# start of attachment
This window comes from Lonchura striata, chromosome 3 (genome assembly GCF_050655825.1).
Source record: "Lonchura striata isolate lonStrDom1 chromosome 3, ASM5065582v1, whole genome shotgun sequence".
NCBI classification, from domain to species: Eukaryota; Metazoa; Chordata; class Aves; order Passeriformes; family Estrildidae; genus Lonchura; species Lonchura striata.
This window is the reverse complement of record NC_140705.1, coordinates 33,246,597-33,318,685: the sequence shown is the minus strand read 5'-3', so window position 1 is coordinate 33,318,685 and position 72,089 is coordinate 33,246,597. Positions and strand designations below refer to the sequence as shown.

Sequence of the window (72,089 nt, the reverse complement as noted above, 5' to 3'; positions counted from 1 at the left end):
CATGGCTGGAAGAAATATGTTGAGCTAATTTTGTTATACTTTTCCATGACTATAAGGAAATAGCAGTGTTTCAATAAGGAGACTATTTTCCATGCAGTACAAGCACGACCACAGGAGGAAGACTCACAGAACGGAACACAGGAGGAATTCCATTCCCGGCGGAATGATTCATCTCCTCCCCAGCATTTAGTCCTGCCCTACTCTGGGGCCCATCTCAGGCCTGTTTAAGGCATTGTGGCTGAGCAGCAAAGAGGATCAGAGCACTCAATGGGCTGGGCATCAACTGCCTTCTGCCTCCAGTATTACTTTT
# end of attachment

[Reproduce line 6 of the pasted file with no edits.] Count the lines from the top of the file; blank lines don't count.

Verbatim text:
CATGGCTGGAAGAAATATGTTGAGCTAATTTTGTTATACTTTTCCATGACTATAAGGAAATAGCAGTGTTTCAATAAGGAGACTATTTTCCATGCAGTACAAGCACGACCACAGGAGGAAGACTCACAGAACGGAACACAGGAGGAATTCCATTCCCGGCGGAATGATTCATCTCCTCCCCAGCATTTAGTCCTGCCCTACTCTGGGGCCCATCTCAGGCCTGTTTAAGGCATTGTGGCTGAGCAGCAAAGAGGATCAGAGCACTCAATGGGCTGGGCATCAACTGCCTTCTGCCTCCAGTATTACTTTT